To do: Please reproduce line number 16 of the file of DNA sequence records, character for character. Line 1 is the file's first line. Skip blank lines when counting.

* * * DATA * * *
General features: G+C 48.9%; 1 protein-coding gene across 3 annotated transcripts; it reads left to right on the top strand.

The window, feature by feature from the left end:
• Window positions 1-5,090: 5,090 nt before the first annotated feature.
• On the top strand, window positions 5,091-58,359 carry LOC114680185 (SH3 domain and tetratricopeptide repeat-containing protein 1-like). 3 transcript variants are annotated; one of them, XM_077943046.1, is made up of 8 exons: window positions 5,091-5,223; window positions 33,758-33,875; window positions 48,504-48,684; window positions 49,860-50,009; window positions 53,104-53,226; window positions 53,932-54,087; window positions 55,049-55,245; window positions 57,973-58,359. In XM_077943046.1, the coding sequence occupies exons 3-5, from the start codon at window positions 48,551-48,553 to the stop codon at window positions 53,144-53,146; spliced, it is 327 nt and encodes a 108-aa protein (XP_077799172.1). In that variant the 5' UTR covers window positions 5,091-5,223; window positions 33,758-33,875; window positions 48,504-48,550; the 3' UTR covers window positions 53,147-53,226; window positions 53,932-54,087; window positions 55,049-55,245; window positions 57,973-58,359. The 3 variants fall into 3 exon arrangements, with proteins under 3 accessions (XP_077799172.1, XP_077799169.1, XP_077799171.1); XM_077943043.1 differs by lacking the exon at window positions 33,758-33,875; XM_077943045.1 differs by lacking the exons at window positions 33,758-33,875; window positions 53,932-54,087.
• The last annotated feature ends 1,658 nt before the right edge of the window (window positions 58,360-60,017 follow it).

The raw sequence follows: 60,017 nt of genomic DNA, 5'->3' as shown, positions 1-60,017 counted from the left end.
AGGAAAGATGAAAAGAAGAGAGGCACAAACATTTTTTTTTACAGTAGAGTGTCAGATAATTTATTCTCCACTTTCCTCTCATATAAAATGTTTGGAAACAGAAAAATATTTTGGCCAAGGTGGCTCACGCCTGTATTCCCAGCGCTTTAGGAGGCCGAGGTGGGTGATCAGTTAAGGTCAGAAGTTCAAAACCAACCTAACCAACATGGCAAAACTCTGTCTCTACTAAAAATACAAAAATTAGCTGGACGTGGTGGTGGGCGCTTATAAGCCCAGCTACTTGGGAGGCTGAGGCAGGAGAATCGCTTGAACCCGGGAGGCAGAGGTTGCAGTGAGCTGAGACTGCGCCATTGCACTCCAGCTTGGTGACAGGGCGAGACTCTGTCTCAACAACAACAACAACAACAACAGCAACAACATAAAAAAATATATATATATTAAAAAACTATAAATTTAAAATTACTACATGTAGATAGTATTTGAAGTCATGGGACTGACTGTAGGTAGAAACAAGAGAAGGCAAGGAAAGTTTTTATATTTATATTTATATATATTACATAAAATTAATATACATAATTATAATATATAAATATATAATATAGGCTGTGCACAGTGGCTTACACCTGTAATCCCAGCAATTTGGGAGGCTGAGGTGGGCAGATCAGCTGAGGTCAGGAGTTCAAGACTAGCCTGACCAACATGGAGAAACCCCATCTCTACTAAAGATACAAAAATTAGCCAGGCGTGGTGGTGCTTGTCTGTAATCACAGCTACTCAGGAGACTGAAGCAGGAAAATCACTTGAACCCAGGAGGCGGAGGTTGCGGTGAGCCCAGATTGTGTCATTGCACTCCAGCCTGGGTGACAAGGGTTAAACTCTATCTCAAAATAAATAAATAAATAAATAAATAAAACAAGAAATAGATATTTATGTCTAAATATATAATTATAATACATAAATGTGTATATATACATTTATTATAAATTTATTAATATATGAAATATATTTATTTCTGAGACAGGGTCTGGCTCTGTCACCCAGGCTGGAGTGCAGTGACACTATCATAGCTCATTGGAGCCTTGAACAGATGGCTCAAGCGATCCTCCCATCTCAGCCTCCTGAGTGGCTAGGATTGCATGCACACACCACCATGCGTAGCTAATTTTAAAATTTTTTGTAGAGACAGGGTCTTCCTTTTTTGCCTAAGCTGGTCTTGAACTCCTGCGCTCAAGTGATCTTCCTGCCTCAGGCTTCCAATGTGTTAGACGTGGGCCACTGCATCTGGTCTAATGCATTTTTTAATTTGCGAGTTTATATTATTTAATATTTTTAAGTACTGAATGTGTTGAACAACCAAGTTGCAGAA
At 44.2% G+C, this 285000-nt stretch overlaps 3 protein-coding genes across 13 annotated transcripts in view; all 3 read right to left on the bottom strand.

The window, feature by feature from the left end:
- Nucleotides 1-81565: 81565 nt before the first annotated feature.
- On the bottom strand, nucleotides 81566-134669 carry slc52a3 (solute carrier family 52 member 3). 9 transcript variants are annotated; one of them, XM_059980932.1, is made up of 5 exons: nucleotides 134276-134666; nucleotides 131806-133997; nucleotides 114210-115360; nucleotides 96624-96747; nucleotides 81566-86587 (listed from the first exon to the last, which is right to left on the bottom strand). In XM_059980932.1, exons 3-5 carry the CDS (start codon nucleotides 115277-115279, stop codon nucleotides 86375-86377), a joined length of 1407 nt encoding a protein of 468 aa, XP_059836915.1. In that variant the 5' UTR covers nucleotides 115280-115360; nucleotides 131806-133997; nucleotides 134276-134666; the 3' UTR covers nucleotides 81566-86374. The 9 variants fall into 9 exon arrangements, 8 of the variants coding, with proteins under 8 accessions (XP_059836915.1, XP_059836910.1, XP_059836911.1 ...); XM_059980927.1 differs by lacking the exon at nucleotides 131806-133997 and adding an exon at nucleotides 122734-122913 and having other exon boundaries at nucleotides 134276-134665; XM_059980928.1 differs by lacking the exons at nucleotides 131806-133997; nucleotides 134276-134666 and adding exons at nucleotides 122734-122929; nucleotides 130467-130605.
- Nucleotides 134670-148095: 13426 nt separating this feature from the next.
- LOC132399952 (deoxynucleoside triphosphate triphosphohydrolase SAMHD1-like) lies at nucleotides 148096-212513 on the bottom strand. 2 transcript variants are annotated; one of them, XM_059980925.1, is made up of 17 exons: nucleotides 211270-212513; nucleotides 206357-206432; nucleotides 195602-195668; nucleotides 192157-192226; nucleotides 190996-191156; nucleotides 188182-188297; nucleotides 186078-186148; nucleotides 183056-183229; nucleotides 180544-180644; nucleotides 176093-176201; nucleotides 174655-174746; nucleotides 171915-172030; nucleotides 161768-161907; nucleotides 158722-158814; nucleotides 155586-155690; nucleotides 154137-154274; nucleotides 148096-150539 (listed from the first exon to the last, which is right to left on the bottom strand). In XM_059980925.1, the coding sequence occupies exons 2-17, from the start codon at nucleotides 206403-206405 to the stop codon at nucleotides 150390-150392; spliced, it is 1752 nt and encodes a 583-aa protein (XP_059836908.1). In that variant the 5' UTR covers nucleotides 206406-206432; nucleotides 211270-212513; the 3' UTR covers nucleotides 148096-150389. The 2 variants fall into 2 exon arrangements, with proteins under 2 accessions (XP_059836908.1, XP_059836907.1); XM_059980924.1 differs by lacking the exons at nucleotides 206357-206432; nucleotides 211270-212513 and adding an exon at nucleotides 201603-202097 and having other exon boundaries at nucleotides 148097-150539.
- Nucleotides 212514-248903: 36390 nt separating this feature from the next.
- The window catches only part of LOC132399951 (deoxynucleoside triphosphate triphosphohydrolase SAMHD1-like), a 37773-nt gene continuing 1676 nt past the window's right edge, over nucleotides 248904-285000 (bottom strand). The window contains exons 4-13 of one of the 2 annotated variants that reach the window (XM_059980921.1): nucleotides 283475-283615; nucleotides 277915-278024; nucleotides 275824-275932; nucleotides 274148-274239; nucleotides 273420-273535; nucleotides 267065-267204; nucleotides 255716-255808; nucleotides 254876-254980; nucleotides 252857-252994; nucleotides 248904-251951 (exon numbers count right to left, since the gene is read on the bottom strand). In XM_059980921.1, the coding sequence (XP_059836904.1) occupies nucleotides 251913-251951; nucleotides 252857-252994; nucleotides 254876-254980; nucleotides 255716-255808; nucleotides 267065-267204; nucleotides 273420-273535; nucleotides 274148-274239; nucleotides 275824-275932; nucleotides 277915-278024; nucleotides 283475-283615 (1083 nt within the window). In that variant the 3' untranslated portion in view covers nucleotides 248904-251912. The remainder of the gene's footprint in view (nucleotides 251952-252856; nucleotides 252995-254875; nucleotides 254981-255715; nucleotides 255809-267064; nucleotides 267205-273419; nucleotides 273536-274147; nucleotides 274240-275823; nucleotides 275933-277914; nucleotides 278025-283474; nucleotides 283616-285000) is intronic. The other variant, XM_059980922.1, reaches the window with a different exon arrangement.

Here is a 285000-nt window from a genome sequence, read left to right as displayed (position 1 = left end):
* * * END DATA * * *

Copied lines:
Here is a 285000-nt window from a genome sequence, read left to right as displayed (position 1 = left end):